No. 225 TNA: PRO DO 35/398/7

Minute by Sir Edward J. Harding of a conversation
with John W. Dulanty (London)

London, 13 June 1934

I had a very informal talk with Mr. Dulanty this afternoon, the substance of which is perhaps worth recording.

Mr. Dulanty began by saying that, as the result of his last visit to the I.F.S. a few weeks ago, he had come back with the impression that some advance towards a solution of the difficulties between the Free State and ourselves might be possible in the near future, on the following lines, viz.

(a) discussion of the trade position (with the special object of seeing whether some part of the £8,000,000 worth of orders which the Free State were now placing in foreign countries might not come to the U.K.) leading on to

(b) discussion of the Annuities question (Mr. Dulanty seemed to think that the latest figures of receipts from the U.K. import duties might lead the Chancellor of the Exchequer to be disposed to be helpful in this respect) with

(c) finally an endeavour to deal with the political problems outstanding.

Almost immediately after his (Mr. Dulanty's) return, however, Mr. de Valera had made one of his more extreme political speeches, and hence Mr. Dulanty had not been able to make any move.

Mr. Dulanty went on to talk about the general political situation in the Free State.

It seemed to him clear that Mr. de Valera would successfully 'carry on' until the time came, in the ordinary course, for the next General Election. But he thought that he detected some slight change in Mr. de Valera's general attitude.

Mr. de Valera seemed to him to have now what might be described as a dual outlook. The first was that which he had always had - belief in a Republic of Ireland as his ultimate political aim.

The second was that of a man who believed that a Republic of 26 counties was not a satisfactory solution, who felt that a Republic of 32 counties was unlikely during his lifetime, and who, as a responsible political leader, was determined to do his utmost to avoid a civil war.

In this latter connection, Mr. Dulanty said that his latest information as to the relations between the I.R.A. and the Blue Shirts, e.g. in County Mayo, indicated that civil war in the comparatively near future was by no means an impossibility. (It was rumoured that the local branches of the I.R.A. who were armed, were only waiting for the local Blue Shirts to acquire sufficient arms to make it worth while, in order to fall upon them.)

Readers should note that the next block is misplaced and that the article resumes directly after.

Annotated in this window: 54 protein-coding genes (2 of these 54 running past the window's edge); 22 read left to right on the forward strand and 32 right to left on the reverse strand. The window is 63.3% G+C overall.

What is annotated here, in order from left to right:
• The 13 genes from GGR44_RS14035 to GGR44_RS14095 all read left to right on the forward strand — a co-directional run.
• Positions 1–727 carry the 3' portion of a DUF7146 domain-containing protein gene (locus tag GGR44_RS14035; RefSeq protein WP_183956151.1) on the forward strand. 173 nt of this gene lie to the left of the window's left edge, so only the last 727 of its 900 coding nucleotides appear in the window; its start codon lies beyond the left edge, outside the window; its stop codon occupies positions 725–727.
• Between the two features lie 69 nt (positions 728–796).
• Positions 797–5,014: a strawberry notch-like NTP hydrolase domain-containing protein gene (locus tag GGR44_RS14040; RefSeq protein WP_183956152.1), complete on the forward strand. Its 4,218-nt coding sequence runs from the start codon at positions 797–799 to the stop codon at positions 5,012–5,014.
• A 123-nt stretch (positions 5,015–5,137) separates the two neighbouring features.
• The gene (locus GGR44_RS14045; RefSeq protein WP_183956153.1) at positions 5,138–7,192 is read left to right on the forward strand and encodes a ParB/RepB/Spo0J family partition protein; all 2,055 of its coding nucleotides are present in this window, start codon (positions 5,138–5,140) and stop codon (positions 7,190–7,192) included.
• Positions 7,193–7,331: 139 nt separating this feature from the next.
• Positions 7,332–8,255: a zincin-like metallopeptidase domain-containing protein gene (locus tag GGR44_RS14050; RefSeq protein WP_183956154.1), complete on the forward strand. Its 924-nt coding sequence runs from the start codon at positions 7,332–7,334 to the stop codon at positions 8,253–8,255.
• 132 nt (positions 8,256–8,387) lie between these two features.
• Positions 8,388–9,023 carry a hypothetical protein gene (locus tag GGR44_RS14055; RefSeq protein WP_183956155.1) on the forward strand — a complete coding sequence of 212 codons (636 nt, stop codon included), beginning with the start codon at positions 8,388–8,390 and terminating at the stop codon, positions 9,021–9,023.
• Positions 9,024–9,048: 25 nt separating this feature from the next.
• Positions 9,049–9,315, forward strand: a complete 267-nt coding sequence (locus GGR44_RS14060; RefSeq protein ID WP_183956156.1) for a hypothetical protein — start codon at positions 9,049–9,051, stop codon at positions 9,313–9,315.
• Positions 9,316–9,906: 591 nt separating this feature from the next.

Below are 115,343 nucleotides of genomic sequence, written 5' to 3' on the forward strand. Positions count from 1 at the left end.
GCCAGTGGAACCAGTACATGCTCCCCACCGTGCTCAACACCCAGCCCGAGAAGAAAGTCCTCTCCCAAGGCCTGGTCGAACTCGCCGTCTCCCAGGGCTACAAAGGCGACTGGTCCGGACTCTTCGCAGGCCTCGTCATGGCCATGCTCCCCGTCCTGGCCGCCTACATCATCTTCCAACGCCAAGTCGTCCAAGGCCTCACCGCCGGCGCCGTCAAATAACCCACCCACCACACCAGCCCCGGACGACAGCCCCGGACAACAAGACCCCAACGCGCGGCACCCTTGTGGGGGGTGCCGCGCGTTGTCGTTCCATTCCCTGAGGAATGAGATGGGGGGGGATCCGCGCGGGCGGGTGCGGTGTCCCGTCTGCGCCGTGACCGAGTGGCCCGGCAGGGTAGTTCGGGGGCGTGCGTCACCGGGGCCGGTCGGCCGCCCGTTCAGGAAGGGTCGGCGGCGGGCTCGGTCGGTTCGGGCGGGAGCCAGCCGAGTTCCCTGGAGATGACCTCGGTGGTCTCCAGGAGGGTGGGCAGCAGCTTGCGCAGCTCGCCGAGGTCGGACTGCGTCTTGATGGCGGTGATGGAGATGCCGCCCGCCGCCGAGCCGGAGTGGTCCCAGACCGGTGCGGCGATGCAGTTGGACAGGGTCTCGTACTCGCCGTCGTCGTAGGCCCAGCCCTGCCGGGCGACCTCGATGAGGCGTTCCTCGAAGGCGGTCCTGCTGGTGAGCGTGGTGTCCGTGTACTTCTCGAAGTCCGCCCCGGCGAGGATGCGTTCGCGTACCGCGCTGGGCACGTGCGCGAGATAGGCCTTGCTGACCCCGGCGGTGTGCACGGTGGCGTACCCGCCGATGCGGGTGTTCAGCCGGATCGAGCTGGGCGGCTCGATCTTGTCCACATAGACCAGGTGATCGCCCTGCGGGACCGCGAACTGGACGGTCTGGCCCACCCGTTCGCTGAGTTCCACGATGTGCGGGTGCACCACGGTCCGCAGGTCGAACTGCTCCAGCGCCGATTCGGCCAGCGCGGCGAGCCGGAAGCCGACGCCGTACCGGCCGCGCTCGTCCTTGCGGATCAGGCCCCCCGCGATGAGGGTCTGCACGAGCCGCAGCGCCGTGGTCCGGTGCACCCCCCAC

Mr. Dulanty deduced from what he had said that some of Mr. de Valera's most recent utterances were based on this dual outlook, and particularly on a desire, in certain of his speeches, to do something towards placating the Left.

Mr. Dulanty said that, from this point of view, he thought that it might do good if some political leader on this side, who was detached from the immediate issues, e.g. Mr. Baldwin, could say something to the effect that the basis of the British Commonwealth was freedom, and that if the I.F.S. desired to leave it, they were free to do so.

I made no comment on this, beyond saying that I would note what he had told me and let the Secretary of State know. I thought it best, on the whole, not to remind Mr. Dulanty of the recent exchange of despatches with Mr. de Valera on this point a few months ago.

Mr. Dulanty went on to say that he supposed that he was right in thinking that the policy of the U.K. Government was one of 'drift'. They had many other preoccupations. There were no shootings or massacres. They were getting in substantially the equivalent of the Annuities. In short, they were not interested in Irish affairs.

I said that I should not put it quite in that way. I thought that the real position was that the government here, whilst anxious to effect a satisfactory settlement, felt that they had done their utmost, without success, to achieve a solution, and that the next move lay with the other side.

Mr. Dulanty said, as we were parting, that he hoped that we should 'back pedal' as much as possible, and he instanced the position of Mr. de Valera with reference to the celebrations of the 25th anniversary of the King's Accession,1 as a particular case where it was best to say as little as possible.

I said that we quite realised this, and that he would have noticed that, in the proposed statement to be made in Parliament, only a bare mention was made of the Free State.

I added that we had assumed that Mr. de Valera's reply to the Prime Minister's recent letter2 was framed largely with a view to the possibility of ultimate publication. Mr. Dulanty said that this was so, though he hoped that publication would not take place. In this I agreed.

Mr. Dulanty mentioned, in this connection, that he doubted whether even Mr. Cosgrave would have been able to accept the Prime Minister's invitation.

Since our conversation took place on Alexandra Rose Day, and I noticed that Mr. Dulanty was wearing a rose, I said that I was glad to see that he personally, at any rate, remained faithful to the memory of Queen Alexandra. To this he replied that his purchase of a rose must not be taken as acceptance of the monarchical principle, but based solely on sentimental and humanitarian motives!

[initialled] E.J.H.

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